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A combination of two targeted cancer drugs demonstrated significant anti-cancer activity in patients with glioblastoma that carry a specific genetic mutation, according to a clinical trial report by investigators from Dana-Farber Cancer Institute and published in Lancet Oncology.

Gliomas are cancer that originate in the glia – the supporting cells of the brain – not the brain neurons themselves. Gliomas comprise about 80 percent of all malignant brain tumors. Some are slow-growing low-grade gliomas, while others are aggressive high-grade gliomas including glioblastomas that are difficult to remove and almost always recur. Until recently it was not known that BRAF gene mutations occurred in Glioblastoma. The BRAFV600 mutation is found in only 3% of patients with high-grade gliomas but is found in up to 60% of certain types of low-grade gliomas.

NGS Testing

Not all cancer cells are alike. They may differ from one another based on what genes have mutations. Molecular testing is performed to test for certain genetic mutations or the proteins they produce because the results can help select treatment including newer precision cancer medicines designed to attack specific  cancer cells with specific genetic mutations.

Two precision cancer medicines, dabrafenib and trametinib are widely used to treat BRAFV600 mutations in melanoma and other cancer types. Both drugs target proteins in the MAPK pathway, a signaling chain of proteins that acts as a switch for cell growth and can become stuck in the “on” position, causing uncontrolled growth leading to tumors. Dabrafenib inhibits an enzyme, B-Raf, and trametinib inhibits molecules called MEK1 and MEK2, which are part of the MAPK pathway.

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The drug combination shrank tumors by 50% or more in one-third of 45 patients with hard-to-treat high-grade gliomas, including glioblastomas. The study included 13 patients with low-grade gliomas. Of those patients, nine had an objective response to treatment with the drug combination, for a response rate of 69%. The patients were not cured, but those who responded to the drugs experienced remarkably durable benefits – by one assessment, the median duration of response was 13.6 months, and by another assessment, it was 36.9 months.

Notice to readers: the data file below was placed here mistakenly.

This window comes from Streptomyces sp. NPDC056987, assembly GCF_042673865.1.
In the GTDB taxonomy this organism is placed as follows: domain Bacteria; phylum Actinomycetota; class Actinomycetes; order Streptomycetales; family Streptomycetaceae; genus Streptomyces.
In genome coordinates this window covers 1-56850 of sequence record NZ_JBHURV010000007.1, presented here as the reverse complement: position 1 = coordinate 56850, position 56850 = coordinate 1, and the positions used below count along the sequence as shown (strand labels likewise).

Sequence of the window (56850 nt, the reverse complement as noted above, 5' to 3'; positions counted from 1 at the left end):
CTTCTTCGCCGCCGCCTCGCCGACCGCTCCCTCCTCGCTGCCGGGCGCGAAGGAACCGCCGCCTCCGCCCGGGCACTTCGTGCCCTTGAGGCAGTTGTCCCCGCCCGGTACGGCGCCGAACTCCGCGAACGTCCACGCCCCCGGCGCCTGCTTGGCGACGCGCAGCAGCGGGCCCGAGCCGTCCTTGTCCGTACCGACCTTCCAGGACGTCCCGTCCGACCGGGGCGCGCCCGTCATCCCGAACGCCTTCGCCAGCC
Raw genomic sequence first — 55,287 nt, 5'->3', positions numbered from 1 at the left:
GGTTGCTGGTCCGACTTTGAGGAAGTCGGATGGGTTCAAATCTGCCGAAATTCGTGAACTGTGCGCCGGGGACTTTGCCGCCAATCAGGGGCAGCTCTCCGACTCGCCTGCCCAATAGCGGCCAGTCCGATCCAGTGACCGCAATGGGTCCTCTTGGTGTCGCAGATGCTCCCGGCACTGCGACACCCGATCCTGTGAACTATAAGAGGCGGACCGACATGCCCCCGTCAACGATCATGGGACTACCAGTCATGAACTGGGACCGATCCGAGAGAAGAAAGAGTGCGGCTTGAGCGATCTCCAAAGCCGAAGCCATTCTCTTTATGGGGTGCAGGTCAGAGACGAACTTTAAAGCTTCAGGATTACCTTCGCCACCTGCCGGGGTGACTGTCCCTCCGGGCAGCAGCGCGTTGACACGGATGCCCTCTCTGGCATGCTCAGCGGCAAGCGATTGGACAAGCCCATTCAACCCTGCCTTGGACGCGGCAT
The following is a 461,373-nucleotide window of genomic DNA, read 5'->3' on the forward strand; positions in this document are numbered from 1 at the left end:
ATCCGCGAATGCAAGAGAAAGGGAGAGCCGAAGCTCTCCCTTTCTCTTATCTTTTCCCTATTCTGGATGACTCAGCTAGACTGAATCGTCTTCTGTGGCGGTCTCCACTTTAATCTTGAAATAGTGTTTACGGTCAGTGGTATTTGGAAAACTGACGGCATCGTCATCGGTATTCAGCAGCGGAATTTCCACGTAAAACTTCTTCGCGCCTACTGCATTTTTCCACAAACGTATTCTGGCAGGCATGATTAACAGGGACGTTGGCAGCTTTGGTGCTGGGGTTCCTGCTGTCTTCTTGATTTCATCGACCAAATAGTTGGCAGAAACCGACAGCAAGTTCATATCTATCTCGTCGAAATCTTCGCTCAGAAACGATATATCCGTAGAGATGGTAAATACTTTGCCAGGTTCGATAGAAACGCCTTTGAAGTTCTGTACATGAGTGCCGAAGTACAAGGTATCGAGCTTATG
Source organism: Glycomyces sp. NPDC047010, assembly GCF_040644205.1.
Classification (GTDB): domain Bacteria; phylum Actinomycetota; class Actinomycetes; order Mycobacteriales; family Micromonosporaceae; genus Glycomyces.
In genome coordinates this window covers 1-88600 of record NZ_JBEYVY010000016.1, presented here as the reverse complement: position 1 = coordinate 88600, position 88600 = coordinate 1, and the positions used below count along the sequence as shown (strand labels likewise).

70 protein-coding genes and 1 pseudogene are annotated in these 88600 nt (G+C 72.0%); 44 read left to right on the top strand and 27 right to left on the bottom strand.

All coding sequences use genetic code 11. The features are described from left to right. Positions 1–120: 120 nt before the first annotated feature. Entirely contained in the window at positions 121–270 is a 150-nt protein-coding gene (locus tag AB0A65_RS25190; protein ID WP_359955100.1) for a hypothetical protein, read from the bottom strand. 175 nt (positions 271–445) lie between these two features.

The findings are from an ongoing phase 2 study called ROAR (Rare Oncology Agnostic Research) that has been enrolling patients since 2014 in 27 community and academic cancer centers in 13 countries. The study is a so-called “basket” trial, which seeks to enroll patients who share a common tumor characteristic – in this case the BRAF v600E mutation – although they may have an array of different cancers. The ROAR study includes patients with thyroid and biliary tract cancers, gastrointestinal stromal tumors, hairy cell leukemia, multiple myeloma, low- and high-grade glioma brain tumors, and others. The study is designed to determine the overall response rate of dabrafenib combined with trametinib in patients with BRAF V600E-mutated cancers. The BRAF protein is a growth signaling protein kinase that plays a role in regulating the MAPK signaling pathway. BRAF V600E mutations drive cancer by activating the MAPK pathway, which is made up of many proteins, resulting in uncontrolled cell growth and the development of a tumor.

In most other cancer types routine NGS testing is performed to look for cancer growth driving mutations that can be targeted with precision cancer medicines. Until recently researchers did not believe this approach was viable for brain tumors but now there is emerging evidence that there may be other targets in gliomas that could be blocked by precision medicines. According to the lead study author Dr Patrick Wen of Dana Farber director of the Center for Neuro-Oncology at Dana-Farber “This is the first time that any targeted drug has been shown to work in glioblastoma in a clinical trial.